Too often doctors are quick to tell their patients to take some pills to handle what ails them. In the case of obesity, this may not be the best solution. A program being tested in a few area hospitals in New York City has found that prescribing fruits and vegetables may be a better approach to the problem of obesity in general and to childhood obesity in particular.
When the obese children of poor parents are enrolled in this program their parents receive what are called Health Bucks that are redeemable only at local farmers markets. This is a great way of insuring that the money only goes toward healthy food that should help the child both lose weight and be healthier in general. Brad Reifler definitely feels like this is the right move.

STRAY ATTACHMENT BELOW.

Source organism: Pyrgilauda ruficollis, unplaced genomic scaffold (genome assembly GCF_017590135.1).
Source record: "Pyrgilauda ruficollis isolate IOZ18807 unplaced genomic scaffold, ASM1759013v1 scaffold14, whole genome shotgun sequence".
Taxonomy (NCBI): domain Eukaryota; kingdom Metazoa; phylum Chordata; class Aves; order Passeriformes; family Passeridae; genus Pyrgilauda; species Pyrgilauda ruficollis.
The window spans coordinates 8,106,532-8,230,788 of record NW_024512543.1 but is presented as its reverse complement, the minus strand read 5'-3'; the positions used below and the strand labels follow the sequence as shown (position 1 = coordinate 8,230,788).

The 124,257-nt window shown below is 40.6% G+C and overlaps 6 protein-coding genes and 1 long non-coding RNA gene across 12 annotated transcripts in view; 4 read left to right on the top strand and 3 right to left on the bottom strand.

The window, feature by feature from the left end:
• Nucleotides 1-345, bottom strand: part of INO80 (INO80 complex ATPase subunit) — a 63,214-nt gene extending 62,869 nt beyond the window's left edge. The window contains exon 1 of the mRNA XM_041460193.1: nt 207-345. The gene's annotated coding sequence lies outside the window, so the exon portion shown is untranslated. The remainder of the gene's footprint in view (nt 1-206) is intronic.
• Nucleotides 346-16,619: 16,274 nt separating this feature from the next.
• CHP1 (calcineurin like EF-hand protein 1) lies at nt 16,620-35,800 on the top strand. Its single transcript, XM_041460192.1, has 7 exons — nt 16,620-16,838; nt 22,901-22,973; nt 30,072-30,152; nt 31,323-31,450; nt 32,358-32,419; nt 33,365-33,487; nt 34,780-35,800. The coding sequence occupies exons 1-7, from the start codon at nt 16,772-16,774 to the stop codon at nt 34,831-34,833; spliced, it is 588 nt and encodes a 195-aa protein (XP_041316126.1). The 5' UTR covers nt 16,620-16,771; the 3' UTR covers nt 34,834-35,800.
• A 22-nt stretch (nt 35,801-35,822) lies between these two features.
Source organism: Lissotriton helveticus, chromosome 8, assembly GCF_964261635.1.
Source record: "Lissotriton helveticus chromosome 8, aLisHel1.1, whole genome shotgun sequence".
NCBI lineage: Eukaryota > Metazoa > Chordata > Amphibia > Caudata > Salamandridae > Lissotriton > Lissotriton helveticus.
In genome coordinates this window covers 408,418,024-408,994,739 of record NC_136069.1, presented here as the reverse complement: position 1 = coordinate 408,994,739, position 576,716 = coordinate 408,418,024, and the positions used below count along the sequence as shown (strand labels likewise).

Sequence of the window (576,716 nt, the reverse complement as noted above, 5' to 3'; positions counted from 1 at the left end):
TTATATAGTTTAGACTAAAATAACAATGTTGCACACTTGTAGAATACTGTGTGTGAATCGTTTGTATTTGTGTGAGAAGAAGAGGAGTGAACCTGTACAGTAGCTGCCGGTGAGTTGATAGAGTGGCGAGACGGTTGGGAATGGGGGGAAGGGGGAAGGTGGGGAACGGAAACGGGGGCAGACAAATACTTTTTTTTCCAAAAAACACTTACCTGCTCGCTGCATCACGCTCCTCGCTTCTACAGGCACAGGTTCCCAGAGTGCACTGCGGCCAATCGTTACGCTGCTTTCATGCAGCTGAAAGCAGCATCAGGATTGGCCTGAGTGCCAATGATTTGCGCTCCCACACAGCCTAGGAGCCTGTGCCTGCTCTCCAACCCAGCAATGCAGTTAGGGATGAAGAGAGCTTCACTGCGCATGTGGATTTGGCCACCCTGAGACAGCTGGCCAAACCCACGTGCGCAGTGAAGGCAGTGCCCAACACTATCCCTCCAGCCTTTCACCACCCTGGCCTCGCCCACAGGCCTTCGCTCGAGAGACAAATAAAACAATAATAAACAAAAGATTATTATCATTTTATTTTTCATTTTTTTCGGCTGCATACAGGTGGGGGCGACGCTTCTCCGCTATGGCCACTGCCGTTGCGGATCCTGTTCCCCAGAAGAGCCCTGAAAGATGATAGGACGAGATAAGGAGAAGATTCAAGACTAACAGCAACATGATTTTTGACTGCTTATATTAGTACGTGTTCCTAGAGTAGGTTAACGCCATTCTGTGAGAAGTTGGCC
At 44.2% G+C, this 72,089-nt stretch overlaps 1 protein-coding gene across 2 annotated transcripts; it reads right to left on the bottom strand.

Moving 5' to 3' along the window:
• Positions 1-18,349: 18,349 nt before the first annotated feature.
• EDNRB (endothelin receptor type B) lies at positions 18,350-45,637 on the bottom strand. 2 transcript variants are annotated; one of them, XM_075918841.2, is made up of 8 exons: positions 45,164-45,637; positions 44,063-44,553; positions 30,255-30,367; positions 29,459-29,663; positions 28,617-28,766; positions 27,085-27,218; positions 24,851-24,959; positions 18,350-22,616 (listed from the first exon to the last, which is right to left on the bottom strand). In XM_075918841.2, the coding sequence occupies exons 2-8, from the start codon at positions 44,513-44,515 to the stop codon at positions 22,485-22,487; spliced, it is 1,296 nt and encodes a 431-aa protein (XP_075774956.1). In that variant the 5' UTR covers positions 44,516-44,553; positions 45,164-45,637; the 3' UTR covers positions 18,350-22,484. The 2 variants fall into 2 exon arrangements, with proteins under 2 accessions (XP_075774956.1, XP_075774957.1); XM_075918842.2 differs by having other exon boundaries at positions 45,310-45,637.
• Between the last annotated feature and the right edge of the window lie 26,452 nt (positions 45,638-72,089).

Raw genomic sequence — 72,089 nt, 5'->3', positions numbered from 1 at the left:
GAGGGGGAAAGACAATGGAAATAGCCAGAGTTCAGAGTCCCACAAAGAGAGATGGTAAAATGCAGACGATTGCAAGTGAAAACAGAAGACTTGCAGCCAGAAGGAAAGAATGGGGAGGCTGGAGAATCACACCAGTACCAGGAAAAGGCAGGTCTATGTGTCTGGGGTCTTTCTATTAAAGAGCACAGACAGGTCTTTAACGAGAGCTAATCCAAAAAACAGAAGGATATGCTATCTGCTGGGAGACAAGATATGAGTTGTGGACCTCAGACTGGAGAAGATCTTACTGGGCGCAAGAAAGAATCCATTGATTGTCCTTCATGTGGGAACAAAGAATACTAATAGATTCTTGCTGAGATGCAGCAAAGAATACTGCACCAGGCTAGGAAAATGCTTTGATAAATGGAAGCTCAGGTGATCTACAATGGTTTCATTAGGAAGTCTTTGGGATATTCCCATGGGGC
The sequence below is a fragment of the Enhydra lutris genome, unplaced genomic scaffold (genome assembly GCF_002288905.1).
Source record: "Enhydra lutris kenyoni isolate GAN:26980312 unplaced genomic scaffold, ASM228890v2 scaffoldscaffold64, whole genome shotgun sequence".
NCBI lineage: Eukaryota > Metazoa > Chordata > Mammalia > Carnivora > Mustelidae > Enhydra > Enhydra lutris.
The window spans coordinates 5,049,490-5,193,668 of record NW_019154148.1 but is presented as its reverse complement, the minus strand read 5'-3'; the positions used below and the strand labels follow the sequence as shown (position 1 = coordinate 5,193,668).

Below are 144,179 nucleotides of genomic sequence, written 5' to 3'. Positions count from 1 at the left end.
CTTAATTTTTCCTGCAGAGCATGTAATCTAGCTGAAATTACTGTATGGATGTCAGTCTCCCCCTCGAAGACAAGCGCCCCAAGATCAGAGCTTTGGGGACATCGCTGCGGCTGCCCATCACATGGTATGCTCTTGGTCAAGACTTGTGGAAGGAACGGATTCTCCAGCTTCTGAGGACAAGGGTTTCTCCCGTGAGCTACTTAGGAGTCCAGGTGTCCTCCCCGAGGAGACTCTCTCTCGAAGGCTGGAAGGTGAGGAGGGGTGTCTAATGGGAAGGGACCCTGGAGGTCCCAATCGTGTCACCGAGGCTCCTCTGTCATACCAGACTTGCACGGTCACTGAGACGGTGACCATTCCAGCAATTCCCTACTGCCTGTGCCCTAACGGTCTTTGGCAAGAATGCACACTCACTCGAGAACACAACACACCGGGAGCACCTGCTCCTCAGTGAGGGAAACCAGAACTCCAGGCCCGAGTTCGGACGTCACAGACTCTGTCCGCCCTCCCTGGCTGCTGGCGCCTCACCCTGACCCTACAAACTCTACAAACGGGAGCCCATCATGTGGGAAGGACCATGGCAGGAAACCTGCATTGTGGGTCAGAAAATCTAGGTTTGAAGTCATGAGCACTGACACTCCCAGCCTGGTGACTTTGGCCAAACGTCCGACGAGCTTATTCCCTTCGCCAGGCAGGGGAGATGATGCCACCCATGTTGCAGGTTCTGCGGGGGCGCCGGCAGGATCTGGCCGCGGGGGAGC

This is an encouraging trend in New York and in cities in 30 other States that have similar programs. Natural health care practitioners such as nutritionists have long known the healing power of healthy foods. By snacking on fruits and vegetables instead of donuts and cookies children are losing weight and reducing their risk of acquiring an array of maladies.
After just four months in the program 40 percent of participating children lowered their Body mass index. These types of innovative food programs are helping to improve the diet and as a result the health of low income families.